I just discovered the entirely excellent website Asian Nation, run by C.N. Le and full of great information about the Asian American community. Here are some tables showing what percent of various Asian American groups are married to spouses of the same or other groups, updated as of October 2007 using Census data (an explanation of the three columns follows):
Ok, now to explain the three columns of numbers. The first one presents data for all marriages that include at least one Asian American spouse–this will include large numbers of immigrants who were married before they moved to the U.S. The second column includes only those marriages where at least one spouse was raised in the U.S., defined as either born here or moved here by age 13. The third column includes only those marriages where both spouses were raised in the U.S. According to Le, this group represents less than 25% of all marriages including an Asian partner, but “…has the advantage of including only those who were raised and socialized within American society and its racial dynamics. It is this U.S.-raised population that best represents young Asian Americans, since they are the ones who have the most exposure to prevailing American cultural images and media.”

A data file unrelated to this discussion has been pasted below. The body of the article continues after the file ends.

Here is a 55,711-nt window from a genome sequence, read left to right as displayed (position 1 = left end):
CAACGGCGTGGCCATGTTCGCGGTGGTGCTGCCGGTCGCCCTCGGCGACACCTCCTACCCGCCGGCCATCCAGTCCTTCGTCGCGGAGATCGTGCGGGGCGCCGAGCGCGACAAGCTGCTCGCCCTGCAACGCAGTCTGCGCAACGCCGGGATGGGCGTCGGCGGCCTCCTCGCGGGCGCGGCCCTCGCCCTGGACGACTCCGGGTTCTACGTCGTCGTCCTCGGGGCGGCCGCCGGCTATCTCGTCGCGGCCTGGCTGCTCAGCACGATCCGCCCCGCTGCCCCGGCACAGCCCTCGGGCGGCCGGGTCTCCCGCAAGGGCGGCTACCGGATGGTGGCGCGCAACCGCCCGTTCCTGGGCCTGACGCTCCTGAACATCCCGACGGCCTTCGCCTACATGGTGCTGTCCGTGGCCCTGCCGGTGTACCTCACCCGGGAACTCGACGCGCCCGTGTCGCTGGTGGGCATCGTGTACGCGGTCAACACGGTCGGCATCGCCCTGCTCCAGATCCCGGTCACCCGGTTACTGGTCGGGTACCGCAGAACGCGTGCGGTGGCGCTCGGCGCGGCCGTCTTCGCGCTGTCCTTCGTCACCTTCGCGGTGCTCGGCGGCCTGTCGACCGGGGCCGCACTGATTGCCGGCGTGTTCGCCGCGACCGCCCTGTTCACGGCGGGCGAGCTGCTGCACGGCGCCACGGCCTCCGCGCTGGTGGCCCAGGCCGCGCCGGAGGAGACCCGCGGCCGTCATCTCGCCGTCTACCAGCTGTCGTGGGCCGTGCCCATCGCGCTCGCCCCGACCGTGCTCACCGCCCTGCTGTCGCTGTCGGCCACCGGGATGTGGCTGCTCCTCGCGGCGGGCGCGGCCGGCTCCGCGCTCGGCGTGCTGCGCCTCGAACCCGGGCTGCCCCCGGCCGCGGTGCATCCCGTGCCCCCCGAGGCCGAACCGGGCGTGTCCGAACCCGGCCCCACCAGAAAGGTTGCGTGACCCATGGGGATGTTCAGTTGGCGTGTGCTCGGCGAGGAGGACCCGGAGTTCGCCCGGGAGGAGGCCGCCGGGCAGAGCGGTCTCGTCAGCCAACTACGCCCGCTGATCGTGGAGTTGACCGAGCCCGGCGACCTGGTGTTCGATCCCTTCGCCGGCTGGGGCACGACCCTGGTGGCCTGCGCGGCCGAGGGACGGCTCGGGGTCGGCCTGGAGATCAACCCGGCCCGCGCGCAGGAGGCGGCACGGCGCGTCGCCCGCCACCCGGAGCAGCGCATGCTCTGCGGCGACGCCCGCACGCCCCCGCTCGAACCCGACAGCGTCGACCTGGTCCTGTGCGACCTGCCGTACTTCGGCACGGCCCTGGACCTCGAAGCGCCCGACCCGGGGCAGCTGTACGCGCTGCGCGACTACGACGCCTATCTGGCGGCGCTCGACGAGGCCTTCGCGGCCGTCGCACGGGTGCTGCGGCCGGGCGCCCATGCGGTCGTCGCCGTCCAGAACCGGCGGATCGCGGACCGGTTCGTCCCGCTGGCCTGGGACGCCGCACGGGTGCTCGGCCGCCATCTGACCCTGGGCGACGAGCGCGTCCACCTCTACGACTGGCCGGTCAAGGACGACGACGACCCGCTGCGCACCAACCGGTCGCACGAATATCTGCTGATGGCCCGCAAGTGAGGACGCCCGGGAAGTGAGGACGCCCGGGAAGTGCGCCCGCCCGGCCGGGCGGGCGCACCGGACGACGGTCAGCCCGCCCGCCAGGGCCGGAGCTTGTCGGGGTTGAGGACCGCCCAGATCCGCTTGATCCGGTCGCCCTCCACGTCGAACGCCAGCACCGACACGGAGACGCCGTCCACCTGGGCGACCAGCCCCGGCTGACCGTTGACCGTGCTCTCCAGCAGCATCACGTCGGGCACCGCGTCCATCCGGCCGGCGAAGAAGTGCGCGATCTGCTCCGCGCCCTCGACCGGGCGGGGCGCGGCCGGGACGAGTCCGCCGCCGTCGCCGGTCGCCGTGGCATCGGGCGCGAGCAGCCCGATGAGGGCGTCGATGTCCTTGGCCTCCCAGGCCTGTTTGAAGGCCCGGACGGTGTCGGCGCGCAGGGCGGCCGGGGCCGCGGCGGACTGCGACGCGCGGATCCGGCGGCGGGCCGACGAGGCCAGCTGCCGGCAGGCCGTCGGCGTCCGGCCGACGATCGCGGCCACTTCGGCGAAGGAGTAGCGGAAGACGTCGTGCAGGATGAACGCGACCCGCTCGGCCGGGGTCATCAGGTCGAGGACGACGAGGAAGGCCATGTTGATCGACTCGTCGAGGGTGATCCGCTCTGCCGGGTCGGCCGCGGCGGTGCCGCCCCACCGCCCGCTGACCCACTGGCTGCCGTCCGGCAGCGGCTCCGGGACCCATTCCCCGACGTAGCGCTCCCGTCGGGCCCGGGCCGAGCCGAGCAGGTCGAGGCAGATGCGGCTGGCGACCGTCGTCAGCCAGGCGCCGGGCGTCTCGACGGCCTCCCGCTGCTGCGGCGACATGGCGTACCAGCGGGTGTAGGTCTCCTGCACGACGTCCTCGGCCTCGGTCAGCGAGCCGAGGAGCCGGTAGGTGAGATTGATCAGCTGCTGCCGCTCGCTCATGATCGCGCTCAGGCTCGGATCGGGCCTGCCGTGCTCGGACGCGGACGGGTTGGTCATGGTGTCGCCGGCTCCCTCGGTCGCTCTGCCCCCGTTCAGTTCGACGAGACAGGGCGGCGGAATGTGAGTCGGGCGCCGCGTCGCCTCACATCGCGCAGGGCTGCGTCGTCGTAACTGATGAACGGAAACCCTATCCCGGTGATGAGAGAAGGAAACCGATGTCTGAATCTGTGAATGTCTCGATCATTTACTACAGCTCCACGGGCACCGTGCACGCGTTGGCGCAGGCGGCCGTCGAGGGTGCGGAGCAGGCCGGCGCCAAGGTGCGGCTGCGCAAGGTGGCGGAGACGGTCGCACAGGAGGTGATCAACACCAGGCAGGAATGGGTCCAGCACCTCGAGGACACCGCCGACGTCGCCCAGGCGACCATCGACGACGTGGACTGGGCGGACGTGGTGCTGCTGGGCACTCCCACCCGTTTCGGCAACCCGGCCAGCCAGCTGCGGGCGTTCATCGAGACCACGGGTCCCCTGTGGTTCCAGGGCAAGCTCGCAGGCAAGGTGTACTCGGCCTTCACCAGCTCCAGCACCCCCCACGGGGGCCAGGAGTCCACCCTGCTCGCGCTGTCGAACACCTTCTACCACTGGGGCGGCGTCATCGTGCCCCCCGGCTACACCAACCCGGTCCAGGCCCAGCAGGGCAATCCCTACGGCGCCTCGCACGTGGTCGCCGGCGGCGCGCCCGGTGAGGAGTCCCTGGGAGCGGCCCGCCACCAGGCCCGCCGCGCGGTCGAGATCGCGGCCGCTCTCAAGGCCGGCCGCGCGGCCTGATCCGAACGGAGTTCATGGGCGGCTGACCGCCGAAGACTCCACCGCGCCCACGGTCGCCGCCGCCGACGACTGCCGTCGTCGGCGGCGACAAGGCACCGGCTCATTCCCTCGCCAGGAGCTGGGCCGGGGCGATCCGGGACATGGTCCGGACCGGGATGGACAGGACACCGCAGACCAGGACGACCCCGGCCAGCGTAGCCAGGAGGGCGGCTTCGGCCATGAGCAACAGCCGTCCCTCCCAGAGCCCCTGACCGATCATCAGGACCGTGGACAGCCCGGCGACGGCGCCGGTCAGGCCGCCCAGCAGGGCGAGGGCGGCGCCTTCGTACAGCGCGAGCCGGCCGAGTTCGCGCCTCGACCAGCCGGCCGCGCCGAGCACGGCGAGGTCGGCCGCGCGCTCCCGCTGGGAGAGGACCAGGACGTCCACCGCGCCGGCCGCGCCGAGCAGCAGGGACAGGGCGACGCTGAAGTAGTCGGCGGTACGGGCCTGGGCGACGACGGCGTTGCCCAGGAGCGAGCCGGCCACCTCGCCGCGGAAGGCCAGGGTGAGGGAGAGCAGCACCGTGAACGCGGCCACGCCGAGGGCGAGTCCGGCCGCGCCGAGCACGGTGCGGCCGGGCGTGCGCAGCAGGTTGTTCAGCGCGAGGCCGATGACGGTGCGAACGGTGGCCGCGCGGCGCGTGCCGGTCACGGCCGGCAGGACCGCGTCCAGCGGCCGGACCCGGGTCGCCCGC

Not surprisingly, endogamous (in-group) marriage rates drop off significantly among U.S.-raised Asian Americans. There are other interesting gender patterns as well. Notice, for instance, that Chinese, Vietnamese, Korean, and Filipina women are quite a bit more likely to be married to a White partner (the most common out-group spouses) than are men, and for the remaining groups, women are slightly more likely to be married to a White spouse. You might discuss the social and historical factors that might cause that pattern, and compare it to the trend in marriages with a Black and a White spouse, in which the gender pattern is usually reversed–Black men are more likely to be married to Whites than are Black women. It might also be worth noting that Korean and Filipina women are significantly less likely to marry endogamously than the other Asian American ethnic groups.